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Components and Assets in Docker

Docker Images, Tags, Manifests, and Layers

Components in a Docker repository are formally called "Docker images." An image contains a single asset: a tagged manifest file.

  • A manifest can either reference a set of layers that make up an image or a set of manifests that are not associated with a component. A tagged manifest is the asset that represents a component.

    see Docker's documentation on manifests

  • A Docker tag is an alias pointing at a manifest (i.e., the name attribute of the component).

  • A layer is unique and only stored once in a repository; however, many manifests are able to reference one layer. A Docker layer, for example, could be a specific operating system referenced by multiple Docker images.

Tags, manifests, and layers are individual assets or blobs inside a blob store.

Docker Image (Component) Space Consumption

Blob store space is almost entirely consumed by Docker layers while manifests and tags consume comparitively little space.

To view the size of a specific asset via the Nexus Repository user interface, do the following:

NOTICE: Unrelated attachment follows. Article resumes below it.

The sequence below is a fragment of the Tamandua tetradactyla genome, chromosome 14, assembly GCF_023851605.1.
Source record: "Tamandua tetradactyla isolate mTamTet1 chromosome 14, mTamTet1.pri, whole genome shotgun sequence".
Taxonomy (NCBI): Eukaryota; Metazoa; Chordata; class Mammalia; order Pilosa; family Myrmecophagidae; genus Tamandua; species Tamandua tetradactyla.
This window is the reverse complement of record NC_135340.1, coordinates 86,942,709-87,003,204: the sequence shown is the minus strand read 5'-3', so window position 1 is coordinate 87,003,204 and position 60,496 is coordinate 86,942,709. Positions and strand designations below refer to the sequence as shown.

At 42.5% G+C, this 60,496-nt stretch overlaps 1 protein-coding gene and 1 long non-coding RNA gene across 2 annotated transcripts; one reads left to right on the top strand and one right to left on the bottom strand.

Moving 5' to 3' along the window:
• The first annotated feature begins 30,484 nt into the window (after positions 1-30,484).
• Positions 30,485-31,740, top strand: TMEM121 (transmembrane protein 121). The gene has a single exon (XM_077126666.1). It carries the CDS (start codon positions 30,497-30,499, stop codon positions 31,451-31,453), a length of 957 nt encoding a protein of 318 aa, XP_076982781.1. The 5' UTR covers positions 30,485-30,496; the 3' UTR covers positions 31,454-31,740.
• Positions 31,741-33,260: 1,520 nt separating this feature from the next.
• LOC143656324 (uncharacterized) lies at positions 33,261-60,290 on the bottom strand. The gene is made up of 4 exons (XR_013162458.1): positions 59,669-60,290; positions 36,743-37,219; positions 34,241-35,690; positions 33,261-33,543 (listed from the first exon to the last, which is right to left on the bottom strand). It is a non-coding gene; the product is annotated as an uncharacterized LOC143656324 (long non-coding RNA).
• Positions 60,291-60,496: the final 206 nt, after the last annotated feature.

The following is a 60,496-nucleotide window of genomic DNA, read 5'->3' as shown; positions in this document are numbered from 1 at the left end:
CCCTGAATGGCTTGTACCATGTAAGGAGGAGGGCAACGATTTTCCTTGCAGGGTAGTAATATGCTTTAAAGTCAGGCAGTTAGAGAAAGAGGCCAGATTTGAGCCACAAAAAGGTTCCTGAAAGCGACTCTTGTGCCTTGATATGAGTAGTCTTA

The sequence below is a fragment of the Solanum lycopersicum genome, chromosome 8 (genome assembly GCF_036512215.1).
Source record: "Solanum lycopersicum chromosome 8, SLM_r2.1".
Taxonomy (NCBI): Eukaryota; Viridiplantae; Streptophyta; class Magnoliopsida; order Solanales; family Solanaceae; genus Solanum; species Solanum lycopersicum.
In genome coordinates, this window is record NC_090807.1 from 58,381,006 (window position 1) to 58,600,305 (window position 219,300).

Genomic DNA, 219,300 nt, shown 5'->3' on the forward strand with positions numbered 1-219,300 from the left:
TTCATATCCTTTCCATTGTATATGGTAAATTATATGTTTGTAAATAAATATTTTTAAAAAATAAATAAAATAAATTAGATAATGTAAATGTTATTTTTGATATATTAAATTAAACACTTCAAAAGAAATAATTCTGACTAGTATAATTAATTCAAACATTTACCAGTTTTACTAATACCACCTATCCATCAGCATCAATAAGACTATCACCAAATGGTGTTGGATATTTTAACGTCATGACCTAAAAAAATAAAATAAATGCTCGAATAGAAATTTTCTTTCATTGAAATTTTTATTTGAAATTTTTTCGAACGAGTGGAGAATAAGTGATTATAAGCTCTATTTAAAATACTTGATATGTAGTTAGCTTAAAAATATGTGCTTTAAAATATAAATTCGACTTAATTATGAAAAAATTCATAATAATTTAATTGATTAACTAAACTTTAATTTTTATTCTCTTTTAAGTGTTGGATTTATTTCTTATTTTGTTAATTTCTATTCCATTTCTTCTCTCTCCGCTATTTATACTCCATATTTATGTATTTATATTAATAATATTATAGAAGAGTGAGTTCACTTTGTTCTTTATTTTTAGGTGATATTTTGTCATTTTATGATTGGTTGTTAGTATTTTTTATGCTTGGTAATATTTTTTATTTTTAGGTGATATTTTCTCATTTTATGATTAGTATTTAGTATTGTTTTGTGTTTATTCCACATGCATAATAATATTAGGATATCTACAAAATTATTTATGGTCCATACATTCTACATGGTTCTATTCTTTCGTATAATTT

1. Navigate to Search → Docker

  2. Select a specific image (component); assets within that component display in a list.

  3. Select a specific asset to view its summary. The file size field displays this asset's size.

A crude method to understand the total physical size of all manifest layers is to download the image manifest file and add up all the individual sizes for the layers inside the manifest. This will roughly total to amount of disk space needed to store that single image on the Nexus Repository side.However, since images share layers, it would not be accurate to simply add all of these image manifest totals up and conclude that is how much storage a Nexus Repository blob store needs. The space used could overlap shared layers of other images.


An image manifest asset lists each layer size inside the manifest file. It is normal that the total resulting from adding up all listed sizes in the manifests still not match what docker image ls prints after an image is pulled from Docker.


Docker V2 API implements resumable uploads. Docker uploads can be abandoned through normal use and this can leave large files dangling in temporary blob store files.